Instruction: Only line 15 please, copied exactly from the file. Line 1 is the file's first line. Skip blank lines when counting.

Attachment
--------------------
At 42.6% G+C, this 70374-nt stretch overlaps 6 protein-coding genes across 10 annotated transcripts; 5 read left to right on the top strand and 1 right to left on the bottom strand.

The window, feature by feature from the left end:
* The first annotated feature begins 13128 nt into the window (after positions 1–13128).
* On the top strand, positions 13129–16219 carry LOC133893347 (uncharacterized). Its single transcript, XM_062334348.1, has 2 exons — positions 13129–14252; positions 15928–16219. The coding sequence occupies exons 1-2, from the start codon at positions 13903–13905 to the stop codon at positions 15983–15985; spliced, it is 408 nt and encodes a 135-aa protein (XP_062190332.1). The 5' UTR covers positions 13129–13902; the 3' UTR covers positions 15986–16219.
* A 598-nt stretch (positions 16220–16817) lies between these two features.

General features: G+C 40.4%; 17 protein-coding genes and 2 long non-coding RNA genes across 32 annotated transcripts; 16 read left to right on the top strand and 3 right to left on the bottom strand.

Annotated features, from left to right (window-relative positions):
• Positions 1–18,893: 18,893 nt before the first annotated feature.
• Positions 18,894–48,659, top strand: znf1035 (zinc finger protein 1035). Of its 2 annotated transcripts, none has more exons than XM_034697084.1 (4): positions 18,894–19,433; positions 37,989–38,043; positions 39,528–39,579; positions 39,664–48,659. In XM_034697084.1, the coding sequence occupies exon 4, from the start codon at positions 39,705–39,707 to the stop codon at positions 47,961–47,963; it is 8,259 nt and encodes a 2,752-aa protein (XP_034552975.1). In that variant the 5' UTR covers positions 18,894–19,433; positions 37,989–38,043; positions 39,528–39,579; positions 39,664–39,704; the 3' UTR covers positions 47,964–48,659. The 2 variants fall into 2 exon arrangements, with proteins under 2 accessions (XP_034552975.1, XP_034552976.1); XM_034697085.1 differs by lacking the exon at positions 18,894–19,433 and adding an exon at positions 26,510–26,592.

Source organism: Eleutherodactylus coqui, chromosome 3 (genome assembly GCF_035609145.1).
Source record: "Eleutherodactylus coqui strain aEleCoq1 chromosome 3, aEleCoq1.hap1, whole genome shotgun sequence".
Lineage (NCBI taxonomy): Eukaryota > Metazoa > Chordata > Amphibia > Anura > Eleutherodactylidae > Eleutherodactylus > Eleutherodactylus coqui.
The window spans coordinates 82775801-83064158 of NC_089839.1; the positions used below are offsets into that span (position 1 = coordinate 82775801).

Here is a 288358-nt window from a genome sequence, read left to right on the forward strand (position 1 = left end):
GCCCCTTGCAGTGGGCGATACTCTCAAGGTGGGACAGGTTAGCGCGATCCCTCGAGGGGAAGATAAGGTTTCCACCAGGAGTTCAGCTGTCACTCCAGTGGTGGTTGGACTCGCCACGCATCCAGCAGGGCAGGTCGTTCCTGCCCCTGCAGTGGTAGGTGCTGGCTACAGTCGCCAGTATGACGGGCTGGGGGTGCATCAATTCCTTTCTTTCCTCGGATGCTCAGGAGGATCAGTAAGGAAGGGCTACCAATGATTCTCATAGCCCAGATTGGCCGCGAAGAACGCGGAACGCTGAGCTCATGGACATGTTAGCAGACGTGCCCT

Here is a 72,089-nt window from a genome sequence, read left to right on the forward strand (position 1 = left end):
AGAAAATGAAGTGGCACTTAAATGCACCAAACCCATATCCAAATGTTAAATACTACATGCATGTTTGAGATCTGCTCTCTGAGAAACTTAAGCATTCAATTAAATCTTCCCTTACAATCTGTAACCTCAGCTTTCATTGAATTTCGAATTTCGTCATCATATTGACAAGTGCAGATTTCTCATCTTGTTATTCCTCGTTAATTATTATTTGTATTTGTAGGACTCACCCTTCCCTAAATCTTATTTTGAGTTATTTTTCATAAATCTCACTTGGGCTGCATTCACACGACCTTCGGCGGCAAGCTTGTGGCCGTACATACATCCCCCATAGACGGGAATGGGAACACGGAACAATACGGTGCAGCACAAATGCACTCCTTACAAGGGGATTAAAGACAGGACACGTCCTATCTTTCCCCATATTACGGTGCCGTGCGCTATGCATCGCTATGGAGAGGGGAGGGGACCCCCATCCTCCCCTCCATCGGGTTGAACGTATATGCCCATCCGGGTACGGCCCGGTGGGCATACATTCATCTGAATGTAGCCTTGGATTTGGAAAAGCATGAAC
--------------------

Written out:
GCCCCTTGCAGTGGGCGATACTCTCAAGGTGGGACAGGTTAGCGCGATCCCTCGAGGGGAAGATAAGGTTTCCACCAGGAGTTCAGCTGTCACTCCAGTGGTGGTTGGACTCGCCACGCATCCAGCAGGGCAGGTCGTTCCTGCCCCTGCAGTGGTAGGTGCTGGCTACAGTCGCCAGTATGACGGGCTGGGGGTGCATCAATTCCTTTCTTTCCTCGGATGCTCAGGAGGATCAGTAAGGAAGGGCTACCAATGATTCTCATAGCCCAGATTGGCCGCGAAGAACGCGGAACGCTGAGCTCATGGACATGTTAGCAGACGTGCCCT